Alumni Spotlight: Daryl G. Press
Degree: PhD in Political Science, 2001
Dissertation: “What Causes Credibility? Reputation, Power and Assessments of Credibility During Crises.”
Current Position: Associate Professor of Government, Department of Government, Dartmouth College
Recent Publications: "The End of MAD? The Nuclear Dimension of U.S. Primacy," International Security , Vol. 30, No. 4, Spring 2006, with Keir Lieber.
"The Rise of U.S. Nuclear Primacy," Foreign Affairs, March/April 2006, with Keir Lieber.
"Calculating Credibility: How Leaders Assess Military Threats," Cornell Studies in Security Affairs (Ithaca: Cornell University Press, 2005).
“The Effects of Wars on Neutral Countries: Why It Doesn't Pay to Preserve the Peace,” Security Studies vol. 10, 2002, with Eugene Gholz.
On 23 April 2008, SSP interviewed alumnus Daryl Press. Daryl's research projects at Dartmouth College include a study of economic globalization and an exploration of the relationships between nuclear weapons and U.S. primacy. He teaches courses on international politics, nuclear weapons, U.S. foreign policy, and military statecraft in international politics.
1. Your economic globalization project, and specifically your 2002 Security Studies article with Eugene Gholz, posits that globalization actually makes western economies less vulnerable to distant economic disruptions, not more vulnerable as is often supposed. What brings you to this conclusion?
Eugene and I argue that although globalization has created a dense economic web between countries, the web reduces countries' vulnerability to overseas shocks. The whole point of a web is that the structure can survive even if a few individual strands are severed. This is particularly true of the global economic web, because profit-seeking actors respond eagerly to disruptions by searching for “next best” alternative. To put it differently: economic globalization has led to the global proliferation of economic alternatives: alternative suppliers of the goods we consume, alternative consumers for the products we manufacture, alternative locations for us to invest, and alternative sources of capital for our firms. The United States is growing increasingly dependent on access to the global economy as a whole, but less dependent on any specific economic relationships within the global economy.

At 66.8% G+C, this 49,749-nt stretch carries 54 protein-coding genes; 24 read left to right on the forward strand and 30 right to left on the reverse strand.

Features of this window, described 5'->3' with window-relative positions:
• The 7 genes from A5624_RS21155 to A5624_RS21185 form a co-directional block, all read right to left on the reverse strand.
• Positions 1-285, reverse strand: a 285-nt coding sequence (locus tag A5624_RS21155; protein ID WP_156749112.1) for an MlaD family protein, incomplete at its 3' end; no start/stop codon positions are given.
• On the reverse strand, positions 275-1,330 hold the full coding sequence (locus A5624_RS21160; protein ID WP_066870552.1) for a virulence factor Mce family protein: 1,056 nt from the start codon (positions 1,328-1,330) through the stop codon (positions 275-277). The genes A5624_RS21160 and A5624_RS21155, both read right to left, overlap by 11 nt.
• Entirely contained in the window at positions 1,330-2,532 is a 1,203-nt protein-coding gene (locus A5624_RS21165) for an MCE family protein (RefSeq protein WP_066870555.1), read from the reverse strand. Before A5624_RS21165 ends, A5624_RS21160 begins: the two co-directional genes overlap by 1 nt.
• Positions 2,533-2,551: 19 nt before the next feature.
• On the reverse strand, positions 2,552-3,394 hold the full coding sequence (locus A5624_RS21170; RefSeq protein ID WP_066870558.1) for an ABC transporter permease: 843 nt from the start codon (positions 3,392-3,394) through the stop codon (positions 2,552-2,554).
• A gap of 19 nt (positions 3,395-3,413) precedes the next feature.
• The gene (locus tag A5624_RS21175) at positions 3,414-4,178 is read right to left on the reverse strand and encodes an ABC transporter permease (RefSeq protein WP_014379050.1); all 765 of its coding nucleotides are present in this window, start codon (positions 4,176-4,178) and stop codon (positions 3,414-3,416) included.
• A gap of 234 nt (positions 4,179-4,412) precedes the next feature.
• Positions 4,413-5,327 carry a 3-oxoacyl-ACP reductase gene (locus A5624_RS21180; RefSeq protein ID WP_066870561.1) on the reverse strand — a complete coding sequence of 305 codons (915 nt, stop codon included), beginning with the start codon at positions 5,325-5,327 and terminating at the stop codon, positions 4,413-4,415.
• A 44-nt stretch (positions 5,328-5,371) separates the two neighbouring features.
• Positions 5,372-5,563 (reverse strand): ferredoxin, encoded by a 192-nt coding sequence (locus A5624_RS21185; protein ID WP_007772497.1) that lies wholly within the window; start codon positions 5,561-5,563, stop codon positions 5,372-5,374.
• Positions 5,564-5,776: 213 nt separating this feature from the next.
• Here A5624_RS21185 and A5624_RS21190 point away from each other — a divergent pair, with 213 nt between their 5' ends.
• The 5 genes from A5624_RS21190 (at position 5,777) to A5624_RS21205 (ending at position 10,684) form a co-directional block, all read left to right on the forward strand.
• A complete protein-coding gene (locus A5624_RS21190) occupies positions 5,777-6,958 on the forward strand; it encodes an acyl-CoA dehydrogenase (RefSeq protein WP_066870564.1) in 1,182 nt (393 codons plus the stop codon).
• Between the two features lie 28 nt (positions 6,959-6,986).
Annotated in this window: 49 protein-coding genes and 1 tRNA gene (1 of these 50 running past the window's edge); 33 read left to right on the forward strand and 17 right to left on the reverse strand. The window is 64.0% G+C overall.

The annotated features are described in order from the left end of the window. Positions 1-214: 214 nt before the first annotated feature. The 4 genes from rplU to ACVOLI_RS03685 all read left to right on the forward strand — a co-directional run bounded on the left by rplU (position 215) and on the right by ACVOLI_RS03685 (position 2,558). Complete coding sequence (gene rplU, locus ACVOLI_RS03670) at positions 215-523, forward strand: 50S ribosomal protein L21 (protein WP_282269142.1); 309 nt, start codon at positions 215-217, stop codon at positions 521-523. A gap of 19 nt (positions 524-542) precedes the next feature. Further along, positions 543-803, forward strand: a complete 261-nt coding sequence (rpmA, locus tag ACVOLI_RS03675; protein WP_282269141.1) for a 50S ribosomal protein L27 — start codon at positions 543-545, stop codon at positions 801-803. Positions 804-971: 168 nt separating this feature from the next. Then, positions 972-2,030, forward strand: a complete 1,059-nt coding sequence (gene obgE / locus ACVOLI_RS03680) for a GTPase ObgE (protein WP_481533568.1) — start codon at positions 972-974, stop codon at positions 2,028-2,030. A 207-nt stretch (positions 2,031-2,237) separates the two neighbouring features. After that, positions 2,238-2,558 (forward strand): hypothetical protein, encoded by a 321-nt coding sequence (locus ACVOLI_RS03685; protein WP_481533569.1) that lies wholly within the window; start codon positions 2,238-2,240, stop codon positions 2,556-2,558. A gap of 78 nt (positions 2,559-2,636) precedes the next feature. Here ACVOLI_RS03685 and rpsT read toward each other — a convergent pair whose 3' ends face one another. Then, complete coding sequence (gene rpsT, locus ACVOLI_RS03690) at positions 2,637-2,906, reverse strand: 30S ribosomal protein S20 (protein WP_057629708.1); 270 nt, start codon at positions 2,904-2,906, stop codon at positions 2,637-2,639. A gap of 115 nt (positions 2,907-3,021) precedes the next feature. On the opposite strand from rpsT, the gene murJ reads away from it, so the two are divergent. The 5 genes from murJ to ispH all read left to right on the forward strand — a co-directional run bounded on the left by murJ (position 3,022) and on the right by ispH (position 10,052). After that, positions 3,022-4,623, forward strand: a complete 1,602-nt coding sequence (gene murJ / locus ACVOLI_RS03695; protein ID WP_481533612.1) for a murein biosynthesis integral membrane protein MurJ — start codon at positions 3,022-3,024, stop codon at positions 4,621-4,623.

2. Your PhD dissertation and your 2005 book find that at the beginning of World War II and during the cold war, decision makers assessing an adversary's credibility attached more importance to information about that adversary's national interests and relative military power than to the other country's reputation as unflinching in facing a crisis. How might that finding apply to today's policy debates about leaving Iraq?
A military withdrawal from Iraq would not be particularly damaging to U.S. credibility. When leaders face a key decision, they evaluate their adversaries' and allies' credibility by weighing the interests at stake for each party, and the capabilities each side brings to the table. Leaders usually make a simple and wise calculation: they assume that countries will defend their interests if they have the power to do so.